Domestic Violence is an epidemic in our society.
One in four women in the U.S report being a victim of intimate partner abuse at some point in her lifetime. That is more than have contracted all forms of cancer, heart disease, or any other serious illness. Yet, when you hear about the major reasons for emergency room visits, hospital stays, and even death, domestic violence is rarely mentioned.
Yes, domestic violence is an epidemic.
It impacts everyone. It is a primary cause of homelessness. It costs employers billions (with a b) of dollars in lost wages. And domestic calls are listed by more than 75% of police officers as “most dangerous” situations in their jobs. Domestic violence impacts men and women, children, adults, and seniors, the rich, poor, and middle class, and does not spare anyone due to race, creed, or color.
Turning Point of Lehigh Valley has been working toward ending the epidemic of domestic violence in our community and offering victims emergency shelter and support services for almost 35 years. During that time, we have provided thousands and thousands of domestic violence victims in the Lehigh Valley with a temporary, safe place to stay, individual and group counseling, court advocacy services, and case management. All of our services are confidential and free for anyone who needs them.
We know we’re making a difference. Last year, 82% of our shelter clients surveyed indicated they left our safe house to go to a new living situation, free from their abusers. Often when we are in the community, a former client will tell us how we helped her years earlier, and that she has created a peaceful and happy life for herself and her family. We receive donations and letters of support from former clients often. So….we’ve been part of the fabric of our community for 35 years, and we know we’re helping thousands of people, then why are the numbers of people in our community seeking services not decreasing?
Because domestic violence is an epidemic.
In 2011, Turning Point’s Board and Staff put together a comprehensive organizational strategic plan. We determined that while continuing to support all of our current programs, much of our time and resources would be focused on increasing our prevention initiatives. Our mission mandates us to help and empower current victims of domestic abuse, but also to work on decreasing the number of domestic violence incidents in the Lehigh Valley. Our ultimate goal is to make our agency obsolete.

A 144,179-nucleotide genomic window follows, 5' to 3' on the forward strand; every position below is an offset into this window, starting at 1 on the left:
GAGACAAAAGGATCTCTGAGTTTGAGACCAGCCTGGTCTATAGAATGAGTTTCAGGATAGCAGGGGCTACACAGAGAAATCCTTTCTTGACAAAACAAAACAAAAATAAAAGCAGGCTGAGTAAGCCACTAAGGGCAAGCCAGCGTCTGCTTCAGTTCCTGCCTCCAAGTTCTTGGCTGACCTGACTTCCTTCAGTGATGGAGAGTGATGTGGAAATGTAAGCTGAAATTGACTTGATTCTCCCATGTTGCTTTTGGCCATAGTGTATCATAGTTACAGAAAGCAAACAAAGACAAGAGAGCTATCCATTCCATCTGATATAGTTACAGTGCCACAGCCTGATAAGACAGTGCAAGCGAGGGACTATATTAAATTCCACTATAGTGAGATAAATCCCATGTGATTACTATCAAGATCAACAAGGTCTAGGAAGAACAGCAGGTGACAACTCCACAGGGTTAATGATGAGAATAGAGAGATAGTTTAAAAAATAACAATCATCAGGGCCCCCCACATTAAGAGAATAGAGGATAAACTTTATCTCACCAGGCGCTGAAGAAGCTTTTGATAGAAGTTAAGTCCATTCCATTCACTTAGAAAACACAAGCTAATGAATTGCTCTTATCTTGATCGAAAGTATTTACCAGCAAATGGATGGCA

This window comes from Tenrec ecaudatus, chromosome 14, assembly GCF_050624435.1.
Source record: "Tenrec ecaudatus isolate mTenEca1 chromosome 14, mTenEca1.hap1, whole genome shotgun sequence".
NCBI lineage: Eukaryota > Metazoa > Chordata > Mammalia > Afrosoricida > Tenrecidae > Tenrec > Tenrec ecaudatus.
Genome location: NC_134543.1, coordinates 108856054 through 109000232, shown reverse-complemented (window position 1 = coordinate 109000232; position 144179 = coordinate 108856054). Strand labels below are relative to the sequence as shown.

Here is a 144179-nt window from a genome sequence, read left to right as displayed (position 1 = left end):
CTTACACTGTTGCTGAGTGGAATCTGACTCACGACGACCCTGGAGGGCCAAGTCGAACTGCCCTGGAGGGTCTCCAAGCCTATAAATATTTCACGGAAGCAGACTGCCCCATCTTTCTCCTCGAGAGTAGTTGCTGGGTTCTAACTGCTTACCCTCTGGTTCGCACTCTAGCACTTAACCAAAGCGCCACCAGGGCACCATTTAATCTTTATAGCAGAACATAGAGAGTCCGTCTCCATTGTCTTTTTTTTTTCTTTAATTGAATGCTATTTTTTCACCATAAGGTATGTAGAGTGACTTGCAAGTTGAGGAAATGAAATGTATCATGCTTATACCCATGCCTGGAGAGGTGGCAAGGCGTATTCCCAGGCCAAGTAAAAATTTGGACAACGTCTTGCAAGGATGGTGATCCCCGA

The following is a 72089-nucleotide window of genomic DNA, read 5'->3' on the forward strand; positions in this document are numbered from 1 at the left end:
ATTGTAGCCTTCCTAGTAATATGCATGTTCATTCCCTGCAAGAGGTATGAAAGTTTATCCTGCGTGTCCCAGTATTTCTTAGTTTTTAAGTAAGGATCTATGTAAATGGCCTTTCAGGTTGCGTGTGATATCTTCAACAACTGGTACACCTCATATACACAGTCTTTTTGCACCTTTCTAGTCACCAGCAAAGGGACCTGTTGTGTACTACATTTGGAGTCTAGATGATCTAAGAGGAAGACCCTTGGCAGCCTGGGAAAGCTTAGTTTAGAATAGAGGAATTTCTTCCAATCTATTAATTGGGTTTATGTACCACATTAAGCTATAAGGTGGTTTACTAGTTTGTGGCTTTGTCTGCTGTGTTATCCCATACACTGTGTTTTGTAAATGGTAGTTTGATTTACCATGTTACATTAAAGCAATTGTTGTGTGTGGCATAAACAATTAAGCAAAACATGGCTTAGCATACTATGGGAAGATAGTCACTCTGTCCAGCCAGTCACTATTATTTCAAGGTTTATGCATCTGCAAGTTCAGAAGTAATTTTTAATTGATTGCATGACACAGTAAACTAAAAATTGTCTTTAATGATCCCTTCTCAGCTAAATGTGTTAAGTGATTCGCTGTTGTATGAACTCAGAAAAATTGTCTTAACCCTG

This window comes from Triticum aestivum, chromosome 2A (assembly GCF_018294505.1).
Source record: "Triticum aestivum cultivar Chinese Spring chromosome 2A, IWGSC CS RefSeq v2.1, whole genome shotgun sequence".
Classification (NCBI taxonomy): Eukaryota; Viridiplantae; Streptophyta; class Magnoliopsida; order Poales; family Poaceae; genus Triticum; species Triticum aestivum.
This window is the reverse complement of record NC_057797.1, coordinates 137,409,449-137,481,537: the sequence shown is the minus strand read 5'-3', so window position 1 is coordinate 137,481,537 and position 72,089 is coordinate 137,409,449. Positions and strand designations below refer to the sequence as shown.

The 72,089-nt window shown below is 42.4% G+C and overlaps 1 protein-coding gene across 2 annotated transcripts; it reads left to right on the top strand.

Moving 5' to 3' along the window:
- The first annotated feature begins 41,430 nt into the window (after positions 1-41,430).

We have generated a good deal of excitement around our comprehensive prevention initiative, based on the acknowledgment that seeking shelter is a symptom, not a solution. Recognizing that there is a correlation between academic success, financial self-sufficiency, and the likelihood of experiencing partner abuse, we have introduced a parent/child reading program in our safe house. Research indicates that children whose parents read to them from birth to first-grade demonstrate better academic achievement, including increased potential for finishing school. We are partnering with the Fountain Hill Elementary School to develop our program, which provides 30 minutes at the end of every day for children and their moms to read to each other. Each child will have access to a selection of books to keep during their stay, with the option of taking favorite books with them when they leave. Since the reading program began in March, we have distributed 200 new and gently used books to our children residing in the safe house to take with them as they move into their new living situation.
We have introduced a financial/budgeting curriculum to assist shelter clients, counseling clients, and those living with abuse to learn how to manage a budget, identify needed/desired job training, and become aware of the correlation between economic sufficiency, stable housing, and decreased abusive living situations. We are administering this 10-week program at least three times annually.
Recognizing the long-term impact of trauma on clients’ health, with subsequent implications for self-care, job retention, and medical access for their children, we are pursuing options for providing health screenings and referrals to our safe house residents. We have met with St. Luke’s University Hospital to explore partnership opportunities for this program, and will be having discussions with other local healthcare organizations as well.
We are out in the community every day, creating discussion and discourse around the topic of domestic violence. Our Education Systems Advocate visits school throughout the Lehigh Valley, teaching youth about creating healthy relationships and identifying the red flags of an abusive one. Our Medical Systems Advocate trains healthcare workers on spotting the signs of domestic violence when working with patients, and more importantly, what to do when you have a patient who is a victim. We speak at church gatherings, business owners’ luncheons, community events, and colleges, all with the idea that knowledge is power, and that by keeping people talking about it, perhaps we can help them identify a potential abusive situation early, or have the courage to leave one.
Domestic Violence is an epidemic.
At Turning Point we fight this epidemic every day, working diligently toward a day when intimate partners always treat each other with respect and dignity.